Woman making a video

© FG Trade - E+/Getty Images

Video-sharing app TikTok is surging in popularity, jumping from approximately 5 million users in 2019 to over 1 billion in 2022. It also boasts the highest engagement rate of any social media site, clocking in at 18%—far higher than Instagram’s 3.6% and Facebook’s 1.7%.

With its broad reach and high activity level, TikTok can be an invaluable marketing tool for real estate professionals, said Heather Haase, an agent with HER, REALTORS®, in Dayton, Ohio, during Tuesday’s session, “Let’s Talk About TikTok: A Hands-on Workshop,” at the REALTORS® Legislative Meetings in Washington, D.C. Haase, who goes by the handle @daytonrealestatedarling on TikTok, is an expert on the app that allows users to post and share videos up to 10 minutes in length and add music, backgrounds, and a variety of image-altering filters.

For Haase, the app is a good source of high-quality leads. Consumers want to work with people they know, she said, and the immediacy of video allows her to build relationships with potential clients through shared networks of friends and business contacts before she meets them in person. “We can build trust through social,” said Haase. “I just closed a deal from a mortgage lender who referred me to the client through TikTok.”

Forty-nine percent of the app’s users are between the ages of 18 to 31—a prime first-time home buyer demographic. Despite their youth, the TikTok audience is affluent: More than 40% of users make at least $80,000 a year, and 90% of those users open TikTok daily.

Haase said the key to reaching these users lies in branding. Rather than inundating her followers with videos featuring her brokerage logo or listings, she posts and shares videos on topics she finds personally entertaining, such as raising farm animals. She also offers quick, fun lessons on the homebuying process and how to qualify for a mortgage. “If you put your logo on everything, you won’t get a lot of interaction,” she said. “Make it relatable and fun. And offering education for your community is a great way to encourage people to reach out to you.”

Haase added that agents need to be aware of their brokerage and state branding requirements when posting. In order to maintain compliance, she names her brokerage and includes a link to the broker’s website in her bio.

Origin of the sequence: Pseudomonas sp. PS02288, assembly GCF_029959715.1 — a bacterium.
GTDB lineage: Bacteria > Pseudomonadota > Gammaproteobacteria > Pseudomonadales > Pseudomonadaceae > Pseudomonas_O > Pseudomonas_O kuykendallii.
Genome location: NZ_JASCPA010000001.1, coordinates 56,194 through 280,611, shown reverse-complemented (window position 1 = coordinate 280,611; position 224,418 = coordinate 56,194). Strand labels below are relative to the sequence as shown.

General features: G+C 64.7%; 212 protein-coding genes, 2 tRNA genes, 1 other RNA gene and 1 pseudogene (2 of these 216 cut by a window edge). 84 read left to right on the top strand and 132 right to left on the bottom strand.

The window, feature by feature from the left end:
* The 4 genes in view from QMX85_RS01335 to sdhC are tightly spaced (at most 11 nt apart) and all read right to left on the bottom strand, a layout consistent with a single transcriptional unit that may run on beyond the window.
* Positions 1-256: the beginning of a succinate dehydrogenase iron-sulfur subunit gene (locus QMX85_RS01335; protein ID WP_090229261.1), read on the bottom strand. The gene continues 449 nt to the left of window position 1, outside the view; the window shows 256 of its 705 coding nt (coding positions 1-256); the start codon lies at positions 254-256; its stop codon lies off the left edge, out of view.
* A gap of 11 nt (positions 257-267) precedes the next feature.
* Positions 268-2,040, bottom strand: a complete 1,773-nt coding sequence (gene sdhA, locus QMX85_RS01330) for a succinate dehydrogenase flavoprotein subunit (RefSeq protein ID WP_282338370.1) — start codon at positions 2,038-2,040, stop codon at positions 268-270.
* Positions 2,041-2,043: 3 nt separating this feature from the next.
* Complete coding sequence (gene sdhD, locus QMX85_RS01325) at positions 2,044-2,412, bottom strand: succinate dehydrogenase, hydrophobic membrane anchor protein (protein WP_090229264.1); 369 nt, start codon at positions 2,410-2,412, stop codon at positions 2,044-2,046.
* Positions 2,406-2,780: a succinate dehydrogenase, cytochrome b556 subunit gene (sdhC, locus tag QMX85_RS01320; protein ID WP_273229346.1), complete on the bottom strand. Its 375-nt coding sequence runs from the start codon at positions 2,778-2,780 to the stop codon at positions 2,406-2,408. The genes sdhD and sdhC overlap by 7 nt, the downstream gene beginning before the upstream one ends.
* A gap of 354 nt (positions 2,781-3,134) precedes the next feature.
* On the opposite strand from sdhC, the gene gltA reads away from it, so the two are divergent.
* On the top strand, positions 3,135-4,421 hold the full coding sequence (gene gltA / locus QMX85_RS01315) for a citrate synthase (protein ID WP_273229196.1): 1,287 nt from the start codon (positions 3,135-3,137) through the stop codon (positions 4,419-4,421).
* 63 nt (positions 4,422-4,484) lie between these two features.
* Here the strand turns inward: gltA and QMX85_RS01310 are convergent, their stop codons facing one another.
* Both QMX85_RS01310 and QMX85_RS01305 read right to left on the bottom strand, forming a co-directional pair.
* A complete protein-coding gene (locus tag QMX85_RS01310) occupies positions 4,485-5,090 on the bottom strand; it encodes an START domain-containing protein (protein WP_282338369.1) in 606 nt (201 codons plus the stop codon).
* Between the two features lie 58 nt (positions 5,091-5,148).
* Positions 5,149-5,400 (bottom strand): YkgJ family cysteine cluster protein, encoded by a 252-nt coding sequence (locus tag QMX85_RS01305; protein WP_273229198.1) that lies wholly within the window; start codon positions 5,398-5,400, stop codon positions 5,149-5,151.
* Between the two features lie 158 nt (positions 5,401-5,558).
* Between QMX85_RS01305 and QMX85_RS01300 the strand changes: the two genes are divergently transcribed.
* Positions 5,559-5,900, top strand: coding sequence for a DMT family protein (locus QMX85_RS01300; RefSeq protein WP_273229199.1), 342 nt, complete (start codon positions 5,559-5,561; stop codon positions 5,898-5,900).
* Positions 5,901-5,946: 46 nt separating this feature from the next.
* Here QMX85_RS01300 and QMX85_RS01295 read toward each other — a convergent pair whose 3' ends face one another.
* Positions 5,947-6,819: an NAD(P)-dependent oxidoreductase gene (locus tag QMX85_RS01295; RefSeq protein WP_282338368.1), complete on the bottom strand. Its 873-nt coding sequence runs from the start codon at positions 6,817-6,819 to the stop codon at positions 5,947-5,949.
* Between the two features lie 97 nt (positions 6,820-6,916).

For those who are new to TikTok, Haase suggests just hopping on the app and taking a look around. “Explore other people’s videos and see what kind of things you like,” she said. She recommended checking out @themortgagecreator, @the.mortgage.mentor, and @itsthatrealestatechick for examples of real estate–related accounts that are entertaining and informative.

The goal is to create content that is likeable and shareable. Videos that receive interaction through favorites, shares, and comments will receive a boost through TikTok’s algorithm and be presented to more users. Using relevant hashtags, such as #realtor, #realestateagent, and #mortgage, and hashtags for your state and city, is another way to help users find your content. Haase advised posting regularly to gain traction with viewers. “The number one thing you can do is be consistent. Post every single day—even a few times a day if possible.”

Haase recommends batch recording—filming five to 10 videos at once—to save time.

TikTok also offers analytics that can help users determine when to post to get the maximum engagement for their videos. For Haase, the best times to post are 10 a.m. and 6 p.m.—times when people are hitting the morning doldrums at work or settling in to relax after returning home from the office. To get started, “just post one video,” says Haase. “Make a video about yourself, who you are, and what you do—your town, your niche. Help us get to know you.”